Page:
Global energy investment fell by 12 percent to $1.7 trillion in 2016, representing 2.2 percent of the world gross domestic product (GDP) and second consecutive year of decline, according to the July 2017 International Energy Agency (IEA) Annual World Energy Investment report.
The IEA stated that the electricity sub-sector of the energy market edged ahead the oil and gas sub-sector to become the largest recipient of energy investment, adding that spending on the electricity sector around the world exceeded the combined spending on oil, gas and coal supply for the first time.
Specifically, the share of clean-energy spending reached 43 percent of total supply investment, a record high.
However, oil and gas still represent two-fifths of global energy supply investment, despite a fall of 38 percent in capital spending in that sector between 2014 and 2016. As a result, the share of low-carbon supply-side energy investments, including electricity networks, grew by six percentage points to 43 percent over the same period.
The IEA noted that spending in energy efficiency rose by nine percent, just as electricity networks rose by six percent. But the increases were more than offset by a continuing drop in investment in upstream oil and gas, which fell by over a quarter as well as power generation dropping five percent.
Falling unit-capital costs, especially in upstream oil and gas and solar photovoltaics (PV), was a key reason for lower investment, though reduced drilling and less fossil fuel-based power capacity also contributed.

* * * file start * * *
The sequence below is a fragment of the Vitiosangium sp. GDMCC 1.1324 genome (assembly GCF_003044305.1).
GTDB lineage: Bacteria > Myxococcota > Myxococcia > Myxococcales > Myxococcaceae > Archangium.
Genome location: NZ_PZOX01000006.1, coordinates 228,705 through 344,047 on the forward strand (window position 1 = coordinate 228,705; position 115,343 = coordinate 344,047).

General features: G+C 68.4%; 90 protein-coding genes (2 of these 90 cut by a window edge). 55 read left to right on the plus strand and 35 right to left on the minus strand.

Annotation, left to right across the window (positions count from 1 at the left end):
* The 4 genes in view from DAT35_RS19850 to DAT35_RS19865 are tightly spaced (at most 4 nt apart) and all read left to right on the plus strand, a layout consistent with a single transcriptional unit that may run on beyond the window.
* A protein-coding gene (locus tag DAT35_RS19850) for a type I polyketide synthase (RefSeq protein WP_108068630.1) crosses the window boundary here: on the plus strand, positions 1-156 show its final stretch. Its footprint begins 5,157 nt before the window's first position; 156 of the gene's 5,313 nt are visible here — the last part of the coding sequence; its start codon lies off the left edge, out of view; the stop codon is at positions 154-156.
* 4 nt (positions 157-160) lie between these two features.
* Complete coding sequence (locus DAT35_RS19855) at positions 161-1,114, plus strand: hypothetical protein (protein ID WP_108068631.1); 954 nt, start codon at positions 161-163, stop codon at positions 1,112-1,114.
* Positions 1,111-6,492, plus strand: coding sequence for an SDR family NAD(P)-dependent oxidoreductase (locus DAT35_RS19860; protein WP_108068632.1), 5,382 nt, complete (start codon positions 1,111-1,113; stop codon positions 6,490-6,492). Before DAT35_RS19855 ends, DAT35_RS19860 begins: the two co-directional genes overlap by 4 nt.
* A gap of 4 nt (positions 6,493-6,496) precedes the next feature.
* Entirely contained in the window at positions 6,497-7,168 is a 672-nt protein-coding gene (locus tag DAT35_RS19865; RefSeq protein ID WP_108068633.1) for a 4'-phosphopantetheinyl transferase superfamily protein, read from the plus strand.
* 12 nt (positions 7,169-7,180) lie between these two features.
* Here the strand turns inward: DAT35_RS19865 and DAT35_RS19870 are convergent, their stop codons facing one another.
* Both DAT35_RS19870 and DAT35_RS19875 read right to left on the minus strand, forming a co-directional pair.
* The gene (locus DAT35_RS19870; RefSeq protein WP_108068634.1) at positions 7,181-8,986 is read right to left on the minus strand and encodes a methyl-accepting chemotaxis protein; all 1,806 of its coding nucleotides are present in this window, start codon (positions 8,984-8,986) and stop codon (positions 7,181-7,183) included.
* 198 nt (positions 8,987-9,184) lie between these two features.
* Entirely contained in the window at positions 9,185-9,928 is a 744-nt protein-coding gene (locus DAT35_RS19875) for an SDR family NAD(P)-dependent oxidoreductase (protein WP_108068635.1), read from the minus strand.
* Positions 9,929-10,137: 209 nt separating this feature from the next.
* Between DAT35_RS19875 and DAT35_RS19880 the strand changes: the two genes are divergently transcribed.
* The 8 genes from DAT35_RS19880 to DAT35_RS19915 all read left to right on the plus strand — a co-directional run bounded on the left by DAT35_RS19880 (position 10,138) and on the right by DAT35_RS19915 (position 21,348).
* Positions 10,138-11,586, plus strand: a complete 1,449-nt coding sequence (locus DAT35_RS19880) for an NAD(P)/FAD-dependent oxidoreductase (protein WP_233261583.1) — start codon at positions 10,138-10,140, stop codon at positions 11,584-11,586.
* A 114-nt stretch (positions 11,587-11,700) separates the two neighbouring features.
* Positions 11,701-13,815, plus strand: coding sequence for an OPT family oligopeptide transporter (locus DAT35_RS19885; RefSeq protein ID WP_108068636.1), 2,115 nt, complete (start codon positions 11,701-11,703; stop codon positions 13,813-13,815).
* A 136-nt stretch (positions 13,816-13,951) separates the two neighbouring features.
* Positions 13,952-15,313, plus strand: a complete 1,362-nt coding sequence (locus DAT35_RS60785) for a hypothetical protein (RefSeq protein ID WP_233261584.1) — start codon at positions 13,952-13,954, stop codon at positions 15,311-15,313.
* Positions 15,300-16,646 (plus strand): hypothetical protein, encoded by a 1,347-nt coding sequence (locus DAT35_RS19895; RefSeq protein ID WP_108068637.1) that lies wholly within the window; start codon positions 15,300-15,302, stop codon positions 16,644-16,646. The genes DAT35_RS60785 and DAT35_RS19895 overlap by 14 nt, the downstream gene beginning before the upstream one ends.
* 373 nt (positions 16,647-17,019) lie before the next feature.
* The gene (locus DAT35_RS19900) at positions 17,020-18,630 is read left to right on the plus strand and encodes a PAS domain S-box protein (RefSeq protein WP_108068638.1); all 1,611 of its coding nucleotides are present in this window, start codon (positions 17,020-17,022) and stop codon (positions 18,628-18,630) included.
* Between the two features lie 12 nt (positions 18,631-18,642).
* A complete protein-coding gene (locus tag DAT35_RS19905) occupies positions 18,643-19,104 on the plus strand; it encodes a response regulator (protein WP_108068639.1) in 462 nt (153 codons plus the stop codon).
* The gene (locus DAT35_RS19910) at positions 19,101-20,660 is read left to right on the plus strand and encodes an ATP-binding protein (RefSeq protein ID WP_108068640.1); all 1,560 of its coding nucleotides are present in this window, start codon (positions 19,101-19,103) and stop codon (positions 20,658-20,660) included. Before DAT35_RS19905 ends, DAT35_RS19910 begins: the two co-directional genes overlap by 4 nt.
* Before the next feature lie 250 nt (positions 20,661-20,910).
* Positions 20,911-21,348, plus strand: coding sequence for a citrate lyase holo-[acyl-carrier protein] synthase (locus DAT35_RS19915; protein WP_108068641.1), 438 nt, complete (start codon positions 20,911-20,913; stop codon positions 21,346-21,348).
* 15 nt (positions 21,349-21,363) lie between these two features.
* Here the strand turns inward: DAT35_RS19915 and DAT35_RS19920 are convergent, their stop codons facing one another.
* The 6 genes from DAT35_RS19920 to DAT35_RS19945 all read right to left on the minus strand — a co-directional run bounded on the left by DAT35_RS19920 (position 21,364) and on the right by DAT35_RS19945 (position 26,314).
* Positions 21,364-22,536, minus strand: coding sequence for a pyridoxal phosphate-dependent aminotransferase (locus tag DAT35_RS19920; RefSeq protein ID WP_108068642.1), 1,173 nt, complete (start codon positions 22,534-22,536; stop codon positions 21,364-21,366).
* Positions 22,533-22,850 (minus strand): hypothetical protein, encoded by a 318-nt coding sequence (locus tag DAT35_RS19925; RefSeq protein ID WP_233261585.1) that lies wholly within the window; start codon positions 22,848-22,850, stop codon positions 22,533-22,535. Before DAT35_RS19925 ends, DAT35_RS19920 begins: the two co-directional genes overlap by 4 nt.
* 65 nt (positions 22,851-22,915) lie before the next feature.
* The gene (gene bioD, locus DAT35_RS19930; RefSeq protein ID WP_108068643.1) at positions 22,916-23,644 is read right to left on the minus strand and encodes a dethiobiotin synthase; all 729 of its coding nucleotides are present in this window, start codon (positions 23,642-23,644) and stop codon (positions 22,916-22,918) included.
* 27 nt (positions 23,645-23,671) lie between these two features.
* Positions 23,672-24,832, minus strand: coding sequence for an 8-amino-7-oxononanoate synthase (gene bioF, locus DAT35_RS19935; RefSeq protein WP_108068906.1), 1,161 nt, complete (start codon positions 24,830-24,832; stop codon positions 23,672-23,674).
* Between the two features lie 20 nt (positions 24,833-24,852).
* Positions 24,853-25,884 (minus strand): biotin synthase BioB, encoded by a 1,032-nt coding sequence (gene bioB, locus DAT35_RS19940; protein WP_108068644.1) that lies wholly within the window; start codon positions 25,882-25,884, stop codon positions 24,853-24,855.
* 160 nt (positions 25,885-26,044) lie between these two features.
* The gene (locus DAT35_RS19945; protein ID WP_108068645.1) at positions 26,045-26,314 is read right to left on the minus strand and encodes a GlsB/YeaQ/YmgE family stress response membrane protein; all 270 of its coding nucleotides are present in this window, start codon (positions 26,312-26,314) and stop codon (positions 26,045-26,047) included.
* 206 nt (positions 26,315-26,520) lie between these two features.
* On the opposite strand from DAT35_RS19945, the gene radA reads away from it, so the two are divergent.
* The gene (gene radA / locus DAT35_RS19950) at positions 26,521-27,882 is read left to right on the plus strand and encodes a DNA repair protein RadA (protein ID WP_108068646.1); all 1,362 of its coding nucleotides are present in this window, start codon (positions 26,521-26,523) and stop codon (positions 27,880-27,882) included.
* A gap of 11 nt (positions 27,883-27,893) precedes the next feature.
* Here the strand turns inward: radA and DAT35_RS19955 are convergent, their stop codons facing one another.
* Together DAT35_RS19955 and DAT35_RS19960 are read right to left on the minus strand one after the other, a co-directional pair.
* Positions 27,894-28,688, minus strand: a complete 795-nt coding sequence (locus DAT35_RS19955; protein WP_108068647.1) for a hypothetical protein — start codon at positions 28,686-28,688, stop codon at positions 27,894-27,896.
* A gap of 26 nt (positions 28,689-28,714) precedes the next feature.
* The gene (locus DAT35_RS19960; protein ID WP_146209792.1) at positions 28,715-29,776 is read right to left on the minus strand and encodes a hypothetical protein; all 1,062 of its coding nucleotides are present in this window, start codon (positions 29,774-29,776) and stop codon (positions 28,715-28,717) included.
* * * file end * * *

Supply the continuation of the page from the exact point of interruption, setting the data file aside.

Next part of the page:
“Global electricity investment edged down by just under one percent to $718 billion, with an increase in spending on networks partially offsetting a drop in power generation, the report stated, adding that investment in new renewables-based power capacity, at $297 billion, remained the largest area of electricity spending, despite falling back by three percent.
“Renewables investment was three percent lower than five years ago, but capacity additions were 50 percent higher and expected output from this capacity about 35 per cent higher, thanks to declines in unit costs and technology improvements in solar PV and wind,” the report further stated.
China, the largest destination of energy investment, with about 21 percent of the global investments was reported to have seen a 25 percent decline in commissioning of new coal-fired power plants, as the country is increasingly driven by low-carbon electricity supply and networks, and energy efficiency.
The United States also saw a sharp decline in oil and gas investment and accounted for 16% of global spending. India was the fastest-growing major energy investment market, with spending up seven percent owing to a strong government push to modernize and expand the power sector.
“Our analysis shows that smart investment decisions are more critical than ever for maintaining energy security and meeting environmental goals,” said Fatih Birol, the IEA’s Executive Director, adding that as the oil and gas industry refocuses on shorter-cycle projects, the need for policymakers to keep an eye on the long-term adequacy of supply is more important.
“Even with ambitious climate-mitigation goals, current investment activity in oil and gas will have to rise from its current slump,” he
stressed, adding: “The good news is that in spite of low energy prices, energy efficiency spending is rising thanks to strong government policies in key markets.”
However, the report projected that despite a 44 percent plunge between 2014 and 2016, the upstream oil and gas investment will be rebound modestly in 2017.
“A 53 percent upswing in US shale investment and resilient spending in large producing regions like the Middle East and Russia looks to drive upstream investment to bounce back by three percent in 2017 (a six per cent increase in nominal terms), the report said, adding that spending is also rising in Mexico following a very successful offshore bid round in 2017.
The IEA report also noted that while carbon emissions stagnated in 2016 for the third year, investment in clean electricity generation was not keeping pace with demand growth.